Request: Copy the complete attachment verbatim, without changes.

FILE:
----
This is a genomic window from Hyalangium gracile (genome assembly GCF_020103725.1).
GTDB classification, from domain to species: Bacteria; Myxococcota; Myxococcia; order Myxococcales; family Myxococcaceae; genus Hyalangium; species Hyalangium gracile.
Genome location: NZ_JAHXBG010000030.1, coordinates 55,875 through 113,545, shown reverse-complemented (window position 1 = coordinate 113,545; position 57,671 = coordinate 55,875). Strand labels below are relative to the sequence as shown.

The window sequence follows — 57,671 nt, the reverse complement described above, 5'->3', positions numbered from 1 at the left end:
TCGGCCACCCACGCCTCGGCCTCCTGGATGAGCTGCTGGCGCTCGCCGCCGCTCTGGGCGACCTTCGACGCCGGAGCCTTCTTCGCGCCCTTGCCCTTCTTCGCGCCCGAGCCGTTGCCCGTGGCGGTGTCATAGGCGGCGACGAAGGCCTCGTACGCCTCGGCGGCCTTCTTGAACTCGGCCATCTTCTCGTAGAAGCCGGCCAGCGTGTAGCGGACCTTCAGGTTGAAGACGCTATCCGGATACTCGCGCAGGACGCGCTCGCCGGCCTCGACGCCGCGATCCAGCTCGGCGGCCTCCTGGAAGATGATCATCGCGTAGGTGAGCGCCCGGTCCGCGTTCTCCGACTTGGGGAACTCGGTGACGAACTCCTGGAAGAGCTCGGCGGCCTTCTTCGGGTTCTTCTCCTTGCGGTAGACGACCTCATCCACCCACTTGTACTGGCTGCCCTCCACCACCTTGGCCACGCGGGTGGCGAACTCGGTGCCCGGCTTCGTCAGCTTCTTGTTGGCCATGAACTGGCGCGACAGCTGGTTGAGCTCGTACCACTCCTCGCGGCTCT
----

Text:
This is a genomic window from Hyalangium gracile (genome assembly GCF_020103725.1).
GTDB classification, from domain to species: Bacteria; Myxococcota; Myxococcia; order Myxococcales; family Myxococcaceae; genus Hyalangium; species Hyalangium gracile.
Genome location: NZ_JAHXBG010000030.1, coordinates 55,875 through 113,545, shown reverse-complemented (window position 1 = coordinate 113,545; position 57,671 = coordinate 55,875). Strand labels below are relative to the sequence as shown.

The window sequence follows — 57,671 nt, the reverse complement described above, 5'->3', positions numbered from 1 at the left end:
TCGGCCACCCACGCCTCGGCCTCCTGGATGAGCTGCTGGCGCTCGCCGCCGCTCTGGGCGACCTTCGACGCCGGAGCCTTCTTCGCGCCCTTGCCCTTCTTCGCGCCCGAGCCGTTGCCCGTGGCGGTGTCATAGGCGGCGACGAAGGCCTCGTACGCCTCGGCGGCCTTCTTGAACTCGGCCATCTTCTCGTAGAAGCCGGCCAGCGTGTAGCGGACCTTCAGGTTGAAGACGCTATCCGGATACTCGCGCAGGACGCGCTCGCCGGCCTCGACGCCGCGATCCAGCTCGGCGGCCTCCTGGAAGATGATCATCGCGTAGGTGAGCGCCCGGTCCGCGTTCTCCGACTTGGGGAACTCGGTGACGAACTCCTGGAAGAGCTCGGCGGCCTTCTTCGGGTTCTTCTCCTTGCGGTAGACGACCTCATCCACCCACTTGTACTGGCTGCCCTCCACCACCTTGGCCACGCGGGTGGCGAACTCGGTGCCCGGCTTCGTCAGCTTCTTGTTGGCCATGAACTGGCGCGACAGCTGGTTGAGCTCGTACCACTCCTCGCGGCTCT